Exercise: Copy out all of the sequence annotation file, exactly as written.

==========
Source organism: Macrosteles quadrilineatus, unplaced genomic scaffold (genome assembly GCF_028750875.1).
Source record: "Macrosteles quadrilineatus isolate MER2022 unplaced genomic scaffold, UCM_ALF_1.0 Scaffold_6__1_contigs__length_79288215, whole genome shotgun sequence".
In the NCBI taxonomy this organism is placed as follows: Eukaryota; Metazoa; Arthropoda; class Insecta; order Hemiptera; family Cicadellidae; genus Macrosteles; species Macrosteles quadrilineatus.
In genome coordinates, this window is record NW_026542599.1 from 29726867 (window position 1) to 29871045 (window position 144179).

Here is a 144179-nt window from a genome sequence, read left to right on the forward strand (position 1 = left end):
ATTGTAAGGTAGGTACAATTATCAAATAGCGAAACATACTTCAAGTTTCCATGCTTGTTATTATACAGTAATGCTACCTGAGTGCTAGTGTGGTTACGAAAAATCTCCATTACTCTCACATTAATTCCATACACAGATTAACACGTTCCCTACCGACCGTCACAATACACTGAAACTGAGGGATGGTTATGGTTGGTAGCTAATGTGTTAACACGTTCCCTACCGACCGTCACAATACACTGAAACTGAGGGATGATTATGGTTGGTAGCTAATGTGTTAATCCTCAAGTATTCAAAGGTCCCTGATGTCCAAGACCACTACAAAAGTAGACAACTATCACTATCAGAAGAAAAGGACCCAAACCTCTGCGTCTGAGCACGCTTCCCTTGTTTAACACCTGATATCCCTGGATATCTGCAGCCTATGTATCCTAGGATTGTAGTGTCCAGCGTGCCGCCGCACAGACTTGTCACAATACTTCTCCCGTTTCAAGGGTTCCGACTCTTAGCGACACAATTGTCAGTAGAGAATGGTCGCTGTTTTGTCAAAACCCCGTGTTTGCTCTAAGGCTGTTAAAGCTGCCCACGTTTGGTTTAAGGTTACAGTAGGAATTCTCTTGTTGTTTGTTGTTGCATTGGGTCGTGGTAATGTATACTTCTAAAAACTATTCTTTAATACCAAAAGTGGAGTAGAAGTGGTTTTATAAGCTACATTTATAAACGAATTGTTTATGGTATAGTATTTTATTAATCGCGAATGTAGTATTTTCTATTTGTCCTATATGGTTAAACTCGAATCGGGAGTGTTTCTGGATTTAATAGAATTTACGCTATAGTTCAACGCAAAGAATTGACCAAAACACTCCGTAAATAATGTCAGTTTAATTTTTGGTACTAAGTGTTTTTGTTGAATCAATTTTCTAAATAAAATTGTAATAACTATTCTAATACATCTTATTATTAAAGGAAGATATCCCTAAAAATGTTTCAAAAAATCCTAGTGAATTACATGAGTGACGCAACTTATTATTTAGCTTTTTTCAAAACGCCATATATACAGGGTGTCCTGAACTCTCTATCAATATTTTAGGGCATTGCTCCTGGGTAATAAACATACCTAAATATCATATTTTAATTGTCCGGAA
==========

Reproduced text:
Source organism: Macrosteles quadrilineatus, unplaced genomic scaffold (genome assembly GCF_028750875.1).
Source record: "Macrosteles quadrilineatus isolate MER2022 unplaced genomic scaffold, UCM_ALF_1.0 Scaffold_6__1_contigs__length_79288215, whole genome shotgun sequence".
In the NCBI taxonomy this organism is placed as follows: Eukaryota; Metazoa; Arthropoda; class Insecta; order Hemiptera; family Cicadellidae; genus Macrosteles; species Macrosteles quadrilineatus.
In genome coordinates, this window is record NW_026542599.1 from 29726867 (window position 1) to 29871045 (window position 144179).

Here is a 144179-nt window from a genome sequence, read left to right on the forward strand (position 1 = left end):
ATTGTAAGGTAGGTACAATTATCAAATAGCGAAACATACTTCAAGTTTCCATGCTTGTTATTATACAGTAATGCTACCTGAGTGCTAGTGTGGTTACGAAAAATCTCCATTACTCTCACATTAATTCCATACACAGATTAACACGTTCCCTACCGACCGTCACAATACACTGAAACTGAGGGATGGTTATGGTTGGTAGCTAATGTGTTAACACGTTCCCTACCGACCGTCACAATACACTGAAACTGAGGGATGATTATGGTTGGTAGCTAATGTGTTAATCCTCAAGTATTCAAAGGTCCCTGATGTCCAAGACCACTACAAAAGTAGACAACTATCACTATCAGAAGAAAAGGACCCAAACCTCTGCGTCTGAGCACGCTTCCCTTGTTTAACACCTGATATCCCTGGATATCTGCAGCCTATGTATCCTAGGATTGTAGTGTCCAGCGTGCCGCCGCACAGACTTGTCACAATACTTCTCCCGTTTCAAGGGTTCCGACTCTTAGCGACACAATTGTCAGTAGAGAATGGTCGCTGTTTTGTCAAAACCCCGTGTTTGCTCTAAGGCTGTTAAAGCTGCCCACGTTTGGTTTAAGGTTACAGTAGGAATTCTCTTGTTGTTTGTTGTTGCATTGGGTCGTGGTAATGTATACTTCTAAAAACTATTCTTTAATACCAAAAGTGGAGTAGAAGTGGTTTTATAAGCTACATTTATAAACGAATTGTTTATGGTATAGTATTTTATTAATCGCGAATGTAGTATTTTCTATTTGTCCTATATGGTTAAACTCGAATCGGGAGTGTTTCTGGATTTAATAGAATTTACGCTATAGTTCAACGCAAAGAATTGACCAAAACACTCCGTAAATAATGTCAGTTTAATTTTTGGTACTAAGTGTTTTTGTTGAATCAATTTTCTAAATAAAATTGTAATAACTATTCTAATACATCTTATTATTAAAGGAAGATATCCCTAAAAATGTTTCAAAAAATCCTAGTGAATTACATGAGTGACGCAACTTATTATTTAGCTTTTTTCAAAACGCCATATATACAGGGTGTCCTGAACTCTCTATCAATATTTTAGGGCATTGCTCCTGGGTAATAAACATACCTAAATATCATATTTTAATTGTCCGGAA